How Leaders Can Use Social Media To Influence

By

Nicola Moras

26-07-2020

3 min read

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Using Social Media in Leadership

70 percent of employers use social media to screen candidates during the hiring process.

The competition for leadership roles is fierce, with more and more people vying for promotions and looking for the easiest way to be recognised as the right person for the role. You can’t afford to let your resume do all the heavy lifting, however, given that 70 percent of employers use social media to screen candidates during the hiring process (CareerBuilder survey, 2018).

It’s a tool that can be put to good use. By creating a strategic social media presence, you’re able to influence the way people see you (including future employers, your team and even headhunters). From sharing your opinions on important issues to how you engage online, it all demonstrates your values and the things that are important to you, so let’s make sure it’s being done in a way that is strategic.

There are five main stages that you need to work through to create influence online as a leader.

Stage 1: Decide who you want to influence

As a leader you know that there are many layers within businesses and organisations. If you try to use social media to influence everyone you will end up spending all your time on social media rather than doing your job.

At this stage, it’s important to choose if you want to influence those who you have around you now or those you want to be positively influenced in the future (think: for future interviews).

Read: 4 Ways to Juggle Multiple Roles Without Burning Out

Stage 2: What are you going to share?

Social media is just that: Social. Media. Which means that you need to be aware and strategic about what you’re putting up online whilst ensuring that what you’re sharing isn’t always about work.

It’s important that you are creating and sharing your own intellectual property (what you think and your opinions along with the evidence to back it up) is crucial.

For example, if you want to use it to build personal influence, then it’s crucial that you share your thoughts on key issues as well as personal issues that you stand by.

If you want to use it to influence teams, then it’s important that you share things that are going to inspire, motivate, educate and engage them. Remember: we want them to be positively influenced by you so they’re more engaged with you as a leader.

Step 3: What platforms?

To create influence quickly, you need to be posting frequently on the platform of choice, preferably daily.

You have, in reality, two main choices for disseminating your message that we talked about above: LinkedIn or Facebook. People spend on average 10mins per day on LinkedIn and tend to look at it more as a business communication tool. If you are looking to make a better, more authentic connection, then you would choose Facebook. People spend on average 40+mins per day on the platform and are more likely to see your posts on there.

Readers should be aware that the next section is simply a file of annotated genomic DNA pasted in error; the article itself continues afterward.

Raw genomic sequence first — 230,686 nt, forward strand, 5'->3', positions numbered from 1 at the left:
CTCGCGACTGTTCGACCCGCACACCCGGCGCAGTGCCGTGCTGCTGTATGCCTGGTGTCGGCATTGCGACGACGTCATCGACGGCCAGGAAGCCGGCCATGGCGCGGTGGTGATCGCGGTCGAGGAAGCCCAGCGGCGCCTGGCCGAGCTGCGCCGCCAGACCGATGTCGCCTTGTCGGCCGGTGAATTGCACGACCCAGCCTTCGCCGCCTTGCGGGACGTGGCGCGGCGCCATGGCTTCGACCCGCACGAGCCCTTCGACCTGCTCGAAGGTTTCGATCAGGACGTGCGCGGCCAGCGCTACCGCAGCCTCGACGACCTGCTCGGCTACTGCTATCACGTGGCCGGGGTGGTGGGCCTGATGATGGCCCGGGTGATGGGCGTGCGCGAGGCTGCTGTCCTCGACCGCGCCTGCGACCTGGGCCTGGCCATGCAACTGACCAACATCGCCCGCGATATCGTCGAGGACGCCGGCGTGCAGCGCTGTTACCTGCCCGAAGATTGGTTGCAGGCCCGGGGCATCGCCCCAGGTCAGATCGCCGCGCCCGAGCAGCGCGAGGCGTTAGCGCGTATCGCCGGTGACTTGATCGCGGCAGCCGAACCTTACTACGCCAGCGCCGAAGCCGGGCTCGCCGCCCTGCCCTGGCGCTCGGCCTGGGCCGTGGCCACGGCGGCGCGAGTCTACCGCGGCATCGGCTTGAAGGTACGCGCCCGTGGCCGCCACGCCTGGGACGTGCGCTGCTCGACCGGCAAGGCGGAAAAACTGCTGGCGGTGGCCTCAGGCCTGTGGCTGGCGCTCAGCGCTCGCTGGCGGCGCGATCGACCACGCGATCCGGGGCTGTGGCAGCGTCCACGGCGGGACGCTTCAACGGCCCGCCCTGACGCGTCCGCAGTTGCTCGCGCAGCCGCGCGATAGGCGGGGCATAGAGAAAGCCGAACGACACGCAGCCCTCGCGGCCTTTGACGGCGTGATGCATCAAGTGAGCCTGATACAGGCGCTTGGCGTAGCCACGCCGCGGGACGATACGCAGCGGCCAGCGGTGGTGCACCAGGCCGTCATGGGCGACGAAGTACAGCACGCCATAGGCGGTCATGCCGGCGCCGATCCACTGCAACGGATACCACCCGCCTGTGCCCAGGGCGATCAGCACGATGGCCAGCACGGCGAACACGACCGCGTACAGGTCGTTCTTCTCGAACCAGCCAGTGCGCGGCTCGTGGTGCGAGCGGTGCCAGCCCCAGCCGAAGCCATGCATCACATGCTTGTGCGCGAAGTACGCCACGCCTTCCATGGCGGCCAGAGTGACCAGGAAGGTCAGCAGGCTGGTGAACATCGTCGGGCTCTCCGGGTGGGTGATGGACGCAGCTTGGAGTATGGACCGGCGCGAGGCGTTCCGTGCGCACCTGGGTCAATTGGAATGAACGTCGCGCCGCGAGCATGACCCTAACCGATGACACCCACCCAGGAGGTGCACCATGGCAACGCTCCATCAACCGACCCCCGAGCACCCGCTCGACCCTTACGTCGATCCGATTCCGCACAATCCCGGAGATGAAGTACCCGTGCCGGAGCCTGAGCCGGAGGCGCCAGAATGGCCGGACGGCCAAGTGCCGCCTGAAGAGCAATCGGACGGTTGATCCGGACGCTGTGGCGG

Stage 4: How often should you share on social media?

To create influence quickly, you need to be posting frequently on the platform of choice, preferably daily.

This will see your name popping up in the newsfeed of your audience regularly, and thus keeps you at the top of everyone’s minds. Even if your audience online are speed-reading what you post, they’re still seeing your face, which leads to faster impact.

Stage 5: What kinds of posts should you put up?

Social media platforms are rewarding users for posting video content by way of increased distribution in the newsfeed. In terms of getting more eyes on your content, video is a must.

It’s important that you are creating and sharing your own intellectual property (what you think and your opinions along with the evidence to back it up) is crucial.

Plan on doing a video once per week, talking to your audience the way you would to your friends or peers. Keep it light, entertaining and informative.

Additionally, on the other days, share text posts (written by you or from your own publications), photos of you and articles that inspire you or that you find interesting – that you know will also inspire the teams that you want to influence.

Utilising these five stages will have you seen as authentic and transparent both as a leader and as a human. It creates a way for potential employers to learn more about you before offering you an interview, which helps both them and you. Further, it creates connection and engagement with teams. and is the most efficient tool we have right now for building influence.

See Also: Make Employees Your Best Brand Ambassadors

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